When Rachel’s psychiatrist recommended an antidepressant medication to help her manage her depression, she had a lot of questions. Would the drug make her gain weight? Would it alter her personality? Was it addictive? And, she was almost embarrassed to ask, would it flatten an already reduced sex drive?
Madeleine Castellanos, a sex therapist and functional medicine psychiatrist based in New York City, and author of Wanting to Want: What Kills Your Sex Life and How to Keep it Alive, says patients like Rachel shouldn’t be embarrassed to ask questions regarding sexual side effects when being prescribed a new antidepressant medication, because antidepressants’ libido-killing reputation is no rumor—in fact, sexual side effects are the most common side effects that patients experience when taking these medications.
“This is very common, particularly with selective serotonin reuptake inhibitors (SSRIs),” she says. “Antidepressant medication can interfere with libido, so that a patient has no or very little interest in sex. It can also make arousal slow and sluggish so people have trouble getting excited about sex. And there are also well-documented effects on delayed orgasm, for both men and women. Some people are anorgasmic, or unable to reach orgasm, while on these medications. But there is a lot of a variation. Different medications have different effects in different people. It’s hard to know if one patient or another will experience these kinds of side effects.”
In fact, there is remarkable variability. The type and severity of sexual side effects is highly dependent on the patient, the type of drug and the dose prescribed. Some individuals, regardless of medication, won’t experience a problem. Others will experience sexual problems initially but will find they diminish over time. And still others will continue to see sexual problems as long as they are on the medication.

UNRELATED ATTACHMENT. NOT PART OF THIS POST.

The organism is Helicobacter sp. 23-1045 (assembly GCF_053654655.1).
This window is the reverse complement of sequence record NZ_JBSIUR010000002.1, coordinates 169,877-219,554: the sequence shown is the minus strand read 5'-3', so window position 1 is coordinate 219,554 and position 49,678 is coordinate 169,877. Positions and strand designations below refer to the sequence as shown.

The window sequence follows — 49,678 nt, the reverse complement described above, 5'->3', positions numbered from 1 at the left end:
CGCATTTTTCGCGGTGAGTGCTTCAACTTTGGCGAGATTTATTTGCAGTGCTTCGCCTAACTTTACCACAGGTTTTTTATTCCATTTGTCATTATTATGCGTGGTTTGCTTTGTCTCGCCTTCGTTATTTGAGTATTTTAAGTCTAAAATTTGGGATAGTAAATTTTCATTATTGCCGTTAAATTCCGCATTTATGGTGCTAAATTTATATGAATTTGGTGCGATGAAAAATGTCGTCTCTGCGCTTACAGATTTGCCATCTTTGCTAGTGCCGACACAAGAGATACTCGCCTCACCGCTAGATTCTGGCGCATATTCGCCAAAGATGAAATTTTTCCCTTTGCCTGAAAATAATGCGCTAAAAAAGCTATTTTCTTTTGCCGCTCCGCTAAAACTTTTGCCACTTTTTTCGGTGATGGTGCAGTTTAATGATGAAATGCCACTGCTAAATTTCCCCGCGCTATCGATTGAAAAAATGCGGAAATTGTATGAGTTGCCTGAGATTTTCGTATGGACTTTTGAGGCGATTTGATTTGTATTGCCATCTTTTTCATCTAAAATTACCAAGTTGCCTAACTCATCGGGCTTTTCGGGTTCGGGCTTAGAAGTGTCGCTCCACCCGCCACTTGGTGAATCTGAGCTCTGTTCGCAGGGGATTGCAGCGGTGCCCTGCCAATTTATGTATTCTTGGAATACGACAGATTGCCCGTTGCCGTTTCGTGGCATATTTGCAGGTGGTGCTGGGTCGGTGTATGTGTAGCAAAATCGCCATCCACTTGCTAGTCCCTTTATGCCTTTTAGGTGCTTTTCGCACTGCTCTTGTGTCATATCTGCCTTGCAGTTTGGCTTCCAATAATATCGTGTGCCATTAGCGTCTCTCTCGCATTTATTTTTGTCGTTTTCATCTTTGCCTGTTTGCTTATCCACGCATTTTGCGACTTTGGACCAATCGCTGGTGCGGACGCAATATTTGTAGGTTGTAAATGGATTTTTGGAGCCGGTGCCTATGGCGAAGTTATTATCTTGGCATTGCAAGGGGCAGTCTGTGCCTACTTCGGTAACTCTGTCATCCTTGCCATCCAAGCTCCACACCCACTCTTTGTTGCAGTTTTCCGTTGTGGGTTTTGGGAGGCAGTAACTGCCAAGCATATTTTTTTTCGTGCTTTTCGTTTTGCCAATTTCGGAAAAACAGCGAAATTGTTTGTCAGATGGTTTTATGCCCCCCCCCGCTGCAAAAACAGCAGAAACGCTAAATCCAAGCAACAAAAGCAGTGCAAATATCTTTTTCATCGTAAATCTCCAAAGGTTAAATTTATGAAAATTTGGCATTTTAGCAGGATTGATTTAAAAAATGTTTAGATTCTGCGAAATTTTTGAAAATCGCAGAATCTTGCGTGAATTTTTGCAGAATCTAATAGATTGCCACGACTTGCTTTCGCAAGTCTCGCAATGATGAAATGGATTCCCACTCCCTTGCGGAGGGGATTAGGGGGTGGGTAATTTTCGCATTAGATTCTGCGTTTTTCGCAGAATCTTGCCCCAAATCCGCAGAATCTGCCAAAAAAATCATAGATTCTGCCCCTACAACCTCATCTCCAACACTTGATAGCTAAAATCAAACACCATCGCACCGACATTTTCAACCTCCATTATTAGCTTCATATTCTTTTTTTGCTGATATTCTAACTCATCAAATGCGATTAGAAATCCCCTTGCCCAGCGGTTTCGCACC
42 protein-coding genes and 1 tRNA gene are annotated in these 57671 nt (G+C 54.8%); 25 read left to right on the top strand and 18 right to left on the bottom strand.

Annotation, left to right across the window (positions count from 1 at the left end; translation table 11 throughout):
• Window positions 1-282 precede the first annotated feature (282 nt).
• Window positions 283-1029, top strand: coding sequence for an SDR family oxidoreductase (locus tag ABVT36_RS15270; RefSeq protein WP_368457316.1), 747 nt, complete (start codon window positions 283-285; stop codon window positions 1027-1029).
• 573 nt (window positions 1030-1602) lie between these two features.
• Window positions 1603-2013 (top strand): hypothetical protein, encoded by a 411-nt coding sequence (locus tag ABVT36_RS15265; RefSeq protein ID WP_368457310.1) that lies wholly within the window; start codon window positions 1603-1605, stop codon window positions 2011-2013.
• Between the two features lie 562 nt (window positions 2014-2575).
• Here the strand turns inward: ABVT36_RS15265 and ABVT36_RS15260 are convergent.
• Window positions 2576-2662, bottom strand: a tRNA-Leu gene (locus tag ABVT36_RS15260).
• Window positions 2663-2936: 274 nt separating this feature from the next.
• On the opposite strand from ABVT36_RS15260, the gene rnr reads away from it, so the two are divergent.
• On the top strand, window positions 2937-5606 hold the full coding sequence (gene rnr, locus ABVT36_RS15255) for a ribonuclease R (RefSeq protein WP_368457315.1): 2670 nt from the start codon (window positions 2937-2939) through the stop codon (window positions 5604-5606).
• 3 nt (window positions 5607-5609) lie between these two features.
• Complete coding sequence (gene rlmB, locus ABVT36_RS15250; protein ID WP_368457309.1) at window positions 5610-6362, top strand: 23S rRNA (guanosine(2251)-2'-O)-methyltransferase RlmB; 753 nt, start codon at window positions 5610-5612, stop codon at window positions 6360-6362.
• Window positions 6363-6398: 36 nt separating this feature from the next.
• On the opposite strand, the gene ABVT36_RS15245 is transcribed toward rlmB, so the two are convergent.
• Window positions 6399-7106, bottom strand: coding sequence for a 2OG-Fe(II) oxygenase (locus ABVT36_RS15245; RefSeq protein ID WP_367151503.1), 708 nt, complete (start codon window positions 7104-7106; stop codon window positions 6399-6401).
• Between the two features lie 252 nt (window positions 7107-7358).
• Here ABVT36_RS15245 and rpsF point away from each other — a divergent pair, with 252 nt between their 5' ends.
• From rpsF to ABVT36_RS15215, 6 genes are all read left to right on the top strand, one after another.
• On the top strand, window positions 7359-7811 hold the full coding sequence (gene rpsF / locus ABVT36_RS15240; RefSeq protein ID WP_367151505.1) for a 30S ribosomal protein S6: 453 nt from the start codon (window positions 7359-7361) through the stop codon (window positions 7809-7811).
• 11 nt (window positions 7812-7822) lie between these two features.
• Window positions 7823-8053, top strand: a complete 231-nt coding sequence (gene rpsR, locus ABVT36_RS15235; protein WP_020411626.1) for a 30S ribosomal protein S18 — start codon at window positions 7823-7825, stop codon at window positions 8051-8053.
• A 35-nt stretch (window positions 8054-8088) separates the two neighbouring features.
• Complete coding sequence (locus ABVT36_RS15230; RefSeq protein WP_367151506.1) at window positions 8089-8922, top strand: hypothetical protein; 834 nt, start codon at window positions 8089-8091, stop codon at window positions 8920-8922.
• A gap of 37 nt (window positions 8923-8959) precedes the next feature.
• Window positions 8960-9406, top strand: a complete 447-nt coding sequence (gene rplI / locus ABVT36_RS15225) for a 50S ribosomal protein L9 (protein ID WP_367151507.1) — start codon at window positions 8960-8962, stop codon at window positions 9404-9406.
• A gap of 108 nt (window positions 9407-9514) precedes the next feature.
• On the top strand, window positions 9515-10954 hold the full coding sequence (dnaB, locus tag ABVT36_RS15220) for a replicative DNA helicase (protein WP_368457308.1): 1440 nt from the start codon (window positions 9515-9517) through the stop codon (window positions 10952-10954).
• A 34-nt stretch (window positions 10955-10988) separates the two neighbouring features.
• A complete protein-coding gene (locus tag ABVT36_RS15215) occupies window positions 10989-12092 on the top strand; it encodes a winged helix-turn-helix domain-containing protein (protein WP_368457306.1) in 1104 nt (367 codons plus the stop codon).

So what can be done? Castellanos recommends talking openly and honestly with your healthcare provider—and being upfront about any sexual side effects you may be experiencing. Depending on the circumstances, your doctor may be able to change up your medication regimen to help with sexual issues.
“We know that the reason why SSRIs interfere with arousal and orgasm is because they dampen dopamine, a neurotransmitter in the brain. There are other medications, like Wellbutrin, that boost dopamine and seem to have less sexual side effects,” she says. “So some doctors will try it as an adjunct medication to see if it helps with arousal side effects. Or some might just try Wellbutrin on its own instead.”
But Castellanos says there is also a host of lifestyle changes you can make to help manage sexual side effects. “Physical contact helps. A good diet and the right micronutrients to help balance hormones and energy production can help. Getting enough sleep is important,” she says. “There are so many things that you can do to help increase your energy and mood—and, with that, your libido. So work with an enlightened doctor who understands there are connections between a variety of factors, and is willing to explore them with you and work with you to get a good response, so you can get back to enjoying life in all the ways you want to.”
This blog is for informational purposes only and does not constitute medical advice. Do not make any changes to your current medications or dosing without consulting your healthcare provider.
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